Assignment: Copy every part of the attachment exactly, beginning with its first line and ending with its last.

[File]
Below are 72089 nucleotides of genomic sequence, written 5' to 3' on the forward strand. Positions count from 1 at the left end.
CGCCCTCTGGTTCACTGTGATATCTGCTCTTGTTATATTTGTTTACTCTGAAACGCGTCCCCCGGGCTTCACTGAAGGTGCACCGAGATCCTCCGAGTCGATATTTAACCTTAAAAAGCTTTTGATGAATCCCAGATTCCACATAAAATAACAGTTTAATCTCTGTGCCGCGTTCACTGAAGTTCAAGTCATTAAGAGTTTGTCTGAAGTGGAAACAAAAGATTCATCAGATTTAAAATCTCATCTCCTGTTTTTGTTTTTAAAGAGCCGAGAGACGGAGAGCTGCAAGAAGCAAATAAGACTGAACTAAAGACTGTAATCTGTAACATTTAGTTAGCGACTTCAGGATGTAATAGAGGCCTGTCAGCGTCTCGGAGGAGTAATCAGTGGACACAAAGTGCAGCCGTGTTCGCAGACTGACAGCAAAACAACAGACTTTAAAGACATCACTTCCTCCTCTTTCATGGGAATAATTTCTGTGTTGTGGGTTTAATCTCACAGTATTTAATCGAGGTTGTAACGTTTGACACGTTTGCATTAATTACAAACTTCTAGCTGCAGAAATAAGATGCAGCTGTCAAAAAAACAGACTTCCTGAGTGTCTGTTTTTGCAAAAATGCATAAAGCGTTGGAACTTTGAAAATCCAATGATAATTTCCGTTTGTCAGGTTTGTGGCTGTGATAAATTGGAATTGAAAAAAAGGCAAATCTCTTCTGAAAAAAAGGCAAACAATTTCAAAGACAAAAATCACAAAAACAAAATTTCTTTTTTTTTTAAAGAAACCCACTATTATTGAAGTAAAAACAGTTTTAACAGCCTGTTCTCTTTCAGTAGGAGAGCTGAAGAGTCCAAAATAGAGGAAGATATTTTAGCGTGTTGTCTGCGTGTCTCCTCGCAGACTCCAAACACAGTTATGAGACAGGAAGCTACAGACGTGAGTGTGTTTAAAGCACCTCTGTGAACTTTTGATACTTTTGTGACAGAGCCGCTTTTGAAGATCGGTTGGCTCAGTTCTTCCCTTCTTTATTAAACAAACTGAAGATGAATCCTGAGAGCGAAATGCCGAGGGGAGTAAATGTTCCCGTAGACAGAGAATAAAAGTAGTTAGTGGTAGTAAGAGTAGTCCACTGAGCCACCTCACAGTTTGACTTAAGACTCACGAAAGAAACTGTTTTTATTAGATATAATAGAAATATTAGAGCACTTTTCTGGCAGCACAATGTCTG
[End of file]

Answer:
Below are 72089 nucleotides of genomic sequence, written 5' to 3' on the forward strand. Positions count from 1 at the left end.
CGCCCTCTGGTTCACTGTGATATCTGCTCTTGTTATATTTGTTTACTCTGAAACGCGTCCCCCGGGCTTCACTGAAGGTGCACCGAGATCCTCCGAGTCGATATTTAACCTTAAAAAGCTTTTGATGAATCCCAGATTCCACATAAAATAACAGTTTAATCTCTGTGCCGCGTTCACTGAAGTTCAAGTCATTAAGAGTTTGTCTGAAGTGGAAACAAAAGATTCATCAGATTTAAAATCTCATCTCCTGTTTTTGTTTTTAAAGAGCCGAGAGACGGAGAGCTGCAAGAAGCAAATAAGACTGAACTAAAGACTGTAATCTGTAACATTTAGTTAGCGACTTCAGGATGTAATAGAGGCCTGTCAGCGTCTCGGAGGAGTAATCAGTGGACACAAAGTGCAGCCGTGTTCGCAGACTGACAGCAAAACAACAGACTTTAAAGACATCACTTCCTCCTCTTTCATGGGAATAATTTCTGTGTTGTGGGTTTAATCTCACAGTATTTAATCGAGGTTGTAACGTTTGACACGTTTGCATTAATTACAAACTTCTAGCTGCAGAAATAAGATGCAGCTGTCAAAAAAACAGACTTCCTGAGTGTCTGTTTTTGCAAAAATGCATAAAGCGTTGGAACTTTGAAAATCCAATGATAATTTCCGTTTGTCAGGTTTGTGGCTGTGATAAATTGGAATTGAAAAAAAGGCAAATCTCTTCTGAAAAAAAGGCAAACAATTTCAAAGACAAAAATCACAAAAACAAAATTTCTTTTTTTTTTAAAGAAACCCACTATTATTGAAGTAAAAACAGTTTTAACAGCCTGTTCTCTTTCAGTAGGAGAGCTGAAGAGTCCAAAATAGAGGAAGATATTTTAGCGTGTTGTCTGCGTGTCTCCTCGCAGACTCCAAACACAGTTATGAGACAGGAAGCTACAGACGTGAGTGTGTTTAAAGCACCTCTGTGAACTTTTGATACTTTTGTGACAGAGCCGCTTTTGAAGATCGGTTGGCTCAGTTCTTCCCTTCTTTATTAAACAAACTGAAGATGAATCCTGAGAGCGAAATGCCGAGGGGAGTAAATGTTCCCGTAGACAGAGAATAAAAGTAGTTAGTGGTAGTAAGAGTAGTCCACTGAGCCACCTCACAGTTTGACTTAAGACTCACGAAAGAAACTGTTTTTATTAGATATAATAGAAATATTAGAGCACTTTTCTGGCAGCACAATGTCTG